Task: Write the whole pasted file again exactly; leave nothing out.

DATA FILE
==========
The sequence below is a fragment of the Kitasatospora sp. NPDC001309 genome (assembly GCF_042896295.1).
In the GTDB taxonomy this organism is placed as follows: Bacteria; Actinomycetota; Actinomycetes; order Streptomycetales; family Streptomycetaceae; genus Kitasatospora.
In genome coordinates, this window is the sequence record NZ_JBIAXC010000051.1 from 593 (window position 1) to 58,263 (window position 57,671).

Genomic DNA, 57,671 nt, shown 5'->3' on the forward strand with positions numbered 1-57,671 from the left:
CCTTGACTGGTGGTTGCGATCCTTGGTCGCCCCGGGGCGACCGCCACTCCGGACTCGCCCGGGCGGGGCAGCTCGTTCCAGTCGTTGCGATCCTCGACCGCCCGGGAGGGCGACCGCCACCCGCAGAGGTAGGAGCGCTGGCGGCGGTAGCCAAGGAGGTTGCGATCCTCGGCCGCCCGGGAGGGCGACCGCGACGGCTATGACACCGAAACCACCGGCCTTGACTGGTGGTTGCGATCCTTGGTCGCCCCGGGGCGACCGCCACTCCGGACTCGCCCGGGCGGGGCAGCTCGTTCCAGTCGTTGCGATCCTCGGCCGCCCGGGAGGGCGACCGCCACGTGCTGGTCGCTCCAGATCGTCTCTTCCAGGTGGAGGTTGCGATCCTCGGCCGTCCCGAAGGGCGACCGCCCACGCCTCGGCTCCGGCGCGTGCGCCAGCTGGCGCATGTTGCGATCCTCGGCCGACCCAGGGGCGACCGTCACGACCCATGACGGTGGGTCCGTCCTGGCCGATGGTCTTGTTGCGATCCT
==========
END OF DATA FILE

The sequence below is a fragment of the Kitasatospora sp. NPDC001309 genome (assembly GCF_042896295.1).
In the GTDB taxonomy this organism is placed as follows: Bacteria; Actinomycetota; Actinomycetes; order Streptomycetales; family Streptomycetaceae; genus Kitasatospora.
In genome coordinates, this window is the sequence record NZ_JBIAXC010000051.1 from 593 (window position 1) to 58,263 (window position 57,671).

Genomic DNA, 57,671 nt, shown 5'->3' on the forward strand with positions numbered 1-57,671 from the left:
CCTTGACTGGTGGTTGCGATCCTTGGTCGCCCCGGGGCGACCGCCACTCCGGACTCGCCCGGGCGGGGCAGCTCGTTCCAGTCGTTGCGATCCTCGACCGCCCGGGAGGGCGACCGCCACCCGCAGAGGTAGGAGCGCTGGCGGCGGTAGCCAAGGAGGTTGCGATCCTCGGCCGCCCGGGAGGGCGACCGCGACGGCTATGACACCGAAACCACCGGCCTTGACTGGTGGTTGCGATCCTTGGTCGCCCCGGGGCGACCGCCACTCCGGACTCGCCCGGGCGGGGCAGCTCGTTCCAGTCGTTGCGATCCTCGGCCGCCCGGGAGGGCGACCGCCACGTGCTGGTCGCTCCAGATCGTCTCTTCCAGGTGGAGGTTGCGATCCTCGGCCGTCCCGAAGGGCGACCGCCCACGCCTCGGCTCCGGCGCGTGCGCCAGCTGGCGCATGTTGCGATCCTCGGCCGACCCAGGGGCGACCGTCACGACCCATGACGGTGGGTCCGTCCTGGCCGATGGTCTTGTTGCGATCCT